UK government rejects mandatory mask-wearing despite soaring Covid cases

Health secretary warns if enough people do not take up booster vaccinations and modify their behaviour restrictions could return

The Covid-19 Memorial Wall in London. Some 954 people died in Britain with coronavirus during the past week. Photograph: EPA/Andy Rain

The Covid-19 Memorial Wall in London. Some 954 people died in Britain with coronavirus during the past week. Photograph: EPA/Andy Rain

 

The British government has rejected calls to bring back mandatory mask-wearing and advising people to work from home despite soaring coronavirus cases and almost 1,000 deaths with the virus in the past week.However, health secretary Sajid Javid warned that if enough people do not take up booster vaccinations and modify their behaviour restrictions could return.

“We need to sustain the progress we’ve made. We could lose it, we really could lose it, if people don’t take up their vaccination offers,” he told a press conference in Downing Street.

“If we want to secure these freedoms for the long term then the best thing we can do is come forward once again when that moment comes.”

With new coronavirus cases now running at 44,000 a day, Britain’s case numbers per head of population are far higher than any of its European neighbours and considerably higher than in the United States.

Daily cases are at their highest since July, but Mr Javid warned that they could more than double to 100,000 a day during the winter. Hospitalisations with coronavirus are approaching 1,000 a day, and 954 people in Britain died with the virus during the past week.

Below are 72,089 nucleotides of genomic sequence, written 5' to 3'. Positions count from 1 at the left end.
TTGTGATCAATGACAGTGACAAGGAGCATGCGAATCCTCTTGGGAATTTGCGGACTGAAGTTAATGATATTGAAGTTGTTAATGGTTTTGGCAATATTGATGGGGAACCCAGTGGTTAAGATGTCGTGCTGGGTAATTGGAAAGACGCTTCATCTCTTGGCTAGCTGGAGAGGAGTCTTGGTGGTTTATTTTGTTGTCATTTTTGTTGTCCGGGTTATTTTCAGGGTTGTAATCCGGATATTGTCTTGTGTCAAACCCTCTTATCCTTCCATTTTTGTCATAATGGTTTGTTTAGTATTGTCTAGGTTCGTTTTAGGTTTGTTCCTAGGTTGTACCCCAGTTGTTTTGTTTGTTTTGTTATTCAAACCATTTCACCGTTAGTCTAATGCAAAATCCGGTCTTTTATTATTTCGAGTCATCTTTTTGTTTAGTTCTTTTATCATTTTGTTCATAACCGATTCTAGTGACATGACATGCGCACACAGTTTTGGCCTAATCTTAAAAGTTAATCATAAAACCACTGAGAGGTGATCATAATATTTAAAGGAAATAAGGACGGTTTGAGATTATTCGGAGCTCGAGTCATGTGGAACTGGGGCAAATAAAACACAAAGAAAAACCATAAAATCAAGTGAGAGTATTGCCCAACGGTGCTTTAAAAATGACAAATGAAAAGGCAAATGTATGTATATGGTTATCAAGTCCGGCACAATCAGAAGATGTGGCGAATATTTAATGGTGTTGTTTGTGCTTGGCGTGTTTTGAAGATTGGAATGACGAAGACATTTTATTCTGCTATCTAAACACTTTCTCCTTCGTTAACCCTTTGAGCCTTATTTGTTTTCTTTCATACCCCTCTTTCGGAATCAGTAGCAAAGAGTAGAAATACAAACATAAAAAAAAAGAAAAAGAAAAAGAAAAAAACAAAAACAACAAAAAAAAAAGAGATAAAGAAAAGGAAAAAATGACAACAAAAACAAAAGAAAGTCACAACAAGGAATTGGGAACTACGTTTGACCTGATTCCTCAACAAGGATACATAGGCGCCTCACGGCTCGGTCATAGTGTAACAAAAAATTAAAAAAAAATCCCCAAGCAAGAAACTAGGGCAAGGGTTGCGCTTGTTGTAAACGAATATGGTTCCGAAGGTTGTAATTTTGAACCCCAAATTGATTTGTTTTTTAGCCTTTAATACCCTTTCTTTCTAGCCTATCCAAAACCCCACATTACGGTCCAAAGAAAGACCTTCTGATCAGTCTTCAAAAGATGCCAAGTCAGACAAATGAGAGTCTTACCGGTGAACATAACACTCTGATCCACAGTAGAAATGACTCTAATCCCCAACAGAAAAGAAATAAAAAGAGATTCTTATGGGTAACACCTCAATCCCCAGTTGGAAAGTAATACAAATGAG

Pressure

Prime minister Boris Johnson lifted all legal coronavirus restrictions in England in July, but Mr Javid said last month that the government could bring in “Plan B” measures if the National Health Service (NHS) came under “unsustainable pressure”.

They include making face coverings compulsory again in some indoor settings, introducing mandatory coronavirus passports for entry into some venues and advising people to work from home.

The NHS Confederation, which represents the trusts that provide NHS services, called on Wednesday for all these measures to be considered immediately.

“I speak to health service leaders every day, and I have literally not spoken to any leader who doesn’t say their service is under intense pressure now. We are in October and it is only going to get worse,” chief executive Matthew Taylor told the BBC.

“The risk of the NHS being overwhelmed is there. At the moment the system is working flat out and those winter pressures are going to grow. One of the consequences of not taking action is it will be very difficult to make any progress at all for those people who have been waiting a very long time for treatment.”

Plan B

Mr Javid said that the government was not ready to initiate Plan B immediately, but he made clear that the next steps depended on public behaviour.

“If not enough people get their booster jabs, if the unvaccinated don’t come forward, if people don’t wear masks when they really should, it’s going to hit us all. And it would of course make it more likely that we’re going to have those restrictions.

“We all want to avoid those. We can do it, because we’ve already done it. We know what to do and how to do it. We’ve just got to play our part. So if you’re invited for a vaccination, please take them,” he said.